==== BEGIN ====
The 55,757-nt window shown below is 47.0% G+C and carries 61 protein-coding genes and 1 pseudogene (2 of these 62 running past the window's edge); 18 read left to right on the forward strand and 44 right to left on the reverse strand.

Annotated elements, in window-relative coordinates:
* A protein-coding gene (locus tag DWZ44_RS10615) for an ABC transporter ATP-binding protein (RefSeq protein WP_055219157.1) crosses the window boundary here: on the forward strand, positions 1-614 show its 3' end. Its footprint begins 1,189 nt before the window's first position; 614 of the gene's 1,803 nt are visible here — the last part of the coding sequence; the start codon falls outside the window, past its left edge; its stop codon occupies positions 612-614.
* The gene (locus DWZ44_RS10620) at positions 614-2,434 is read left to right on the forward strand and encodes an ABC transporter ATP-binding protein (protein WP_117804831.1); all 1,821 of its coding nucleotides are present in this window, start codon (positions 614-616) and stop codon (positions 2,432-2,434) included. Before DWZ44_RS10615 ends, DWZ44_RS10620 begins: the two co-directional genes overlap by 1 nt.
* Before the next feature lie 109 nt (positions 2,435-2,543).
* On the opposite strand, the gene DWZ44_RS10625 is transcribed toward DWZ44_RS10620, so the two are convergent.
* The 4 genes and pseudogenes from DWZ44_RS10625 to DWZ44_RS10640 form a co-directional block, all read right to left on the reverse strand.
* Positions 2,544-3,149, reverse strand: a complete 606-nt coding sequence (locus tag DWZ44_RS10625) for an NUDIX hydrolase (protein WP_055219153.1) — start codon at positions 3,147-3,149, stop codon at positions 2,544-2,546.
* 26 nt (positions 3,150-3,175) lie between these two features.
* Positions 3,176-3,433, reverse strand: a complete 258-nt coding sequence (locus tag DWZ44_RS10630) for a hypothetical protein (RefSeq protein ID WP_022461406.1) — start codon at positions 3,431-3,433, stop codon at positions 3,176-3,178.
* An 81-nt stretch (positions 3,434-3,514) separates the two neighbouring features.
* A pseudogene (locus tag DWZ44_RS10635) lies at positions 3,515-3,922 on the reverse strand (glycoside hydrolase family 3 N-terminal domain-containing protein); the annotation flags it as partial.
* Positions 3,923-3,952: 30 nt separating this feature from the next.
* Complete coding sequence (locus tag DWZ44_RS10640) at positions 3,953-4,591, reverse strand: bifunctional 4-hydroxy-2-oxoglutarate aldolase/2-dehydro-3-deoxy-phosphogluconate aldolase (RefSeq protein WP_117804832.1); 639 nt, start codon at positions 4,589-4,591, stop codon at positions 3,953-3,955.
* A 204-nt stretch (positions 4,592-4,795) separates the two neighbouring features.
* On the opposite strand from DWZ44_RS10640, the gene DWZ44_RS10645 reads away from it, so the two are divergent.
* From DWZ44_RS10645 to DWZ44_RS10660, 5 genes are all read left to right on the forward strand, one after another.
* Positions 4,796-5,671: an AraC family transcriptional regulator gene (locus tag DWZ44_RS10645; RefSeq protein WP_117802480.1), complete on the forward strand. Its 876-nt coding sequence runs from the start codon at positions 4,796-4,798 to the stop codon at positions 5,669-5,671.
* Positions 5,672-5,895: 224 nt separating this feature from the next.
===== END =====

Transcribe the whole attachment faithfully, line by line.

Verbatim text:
The 55,757-nt window shown below is 47.0% G+C and carries 61 protein-coding genes and 1 pseudogene (2 of these 62 running past the window's edge); 18 read left to right on the forward strand and 44 right to left on the reverse strand.

Annotated elements, in window-relative coordinates:
* A protein-coding gene (locus tag DWZ44_RS10615) for an ABC transporter ATP-binding protein (RefSeq protein WP_055219157.1) crosses the window boundary here: on the forward strand, positions 1-614 show its 3' end. Its footprint begins 1,189 nt before the window's first position; 614 of the gene's 1,803 nt are visible here — the last part of the coding sequence; the start codon falls outside the window, past its left edge; its stop codon occupies positions 612-614.
* The gene (locus DWZ44_RS10620) at positions 614-2,434 is read left to right on the forward strand and encodes an ABC transporter ATP-binding protein (protein WP_117804831.1); all 1,821 of its coding nucleotides are present in this window, start codon (positions 614-616) and stop codon (positions 2,432-2,434) included. Before DWZ44_RS10615 ends, DWZ44_RS10620 begins: the two co-directional genes overlap by 1 nt.
* Before the next feature lie 109 nt (positions 2,435-2,543).
* On the opposite strand, the gene DWZ44_RS10625 is transcribed toward DWZ44_RS10620, so the two are convergent.
* The 4 genes and pseudogenes from DWZ44_RS10625 to DWZ44_RS10640 form a co-directional block, all read right to left on the reverse strand.
* Positions 2,544-3,149, reverse strand: a complete 606-nt coding sequence (locus tag DWZ44_RS10625) for an NUDIX hydrolase (protein WP_055219153.1) — start codon at positions 3,147-3,149, stop codon at positions 2,544-2,546.
* 26 nt (positions 3,150-3,175) lie between these two features.
* Positions 3,176-3,433, reverse strand: a complete 258-nt coding sequence (locus tag DWZ44_RS10630) for a hypothetical protein (RefSeq protein ID WP_022461406.1) — start codon at positions 3,431-3,433, stop codon at positions 3,176-3,178.
* An 81-nt stretch (positions 3,434-3,514) separates the two neighbouring features.
* A pseudogene (locus tag DWZ44_RS10635) lies at positions 3,515-3,922 on the reverse strand (glycoside hydrolase family 3 N-terminal domain-containing protein); the annotation flags it as partial.
* Positions 3,923-3,952: 30 nt separating this feature from the next.
* Complete coding sequence (locus tag DWZ44_RS10640) at positions 3,953-4,591, reverse strand: bifunctional 4-hydroxy-2-oxoglutarate aldolase/2-dehydro-3-deoxy-phosphogluconate aldolase (RefSeq protein WP_117804832.1); 639 nt, start codon at positions 4,589-4,591, stop codon at positions 3,953-3,955.
* A 204-nt stretch (positions 4,592-4,795) separates the two neighbouring features.
* On the opposite strand from DWZ44_RS10640, the gene DWZ44_RS10645 reads away from it, so the two are divergent.
* From DWZ44_RS10645 to DWZ44_RS10660, 5 genes are all read left to right on the forward strand, one after another.
* Positions 4,796-5,671: an AraC family transcriptional regulator gene (locus tag DWZ44_RS10645; RefSeq protein WP_117802480.1), complete on the forward strand. Its 876-nt coding sequence runs from the start codon at positions 4,796-4,798 to the stop codon at positions 5,669-5,671.
* Positions 5,672-5,895: 224 nt separating this feature from the next.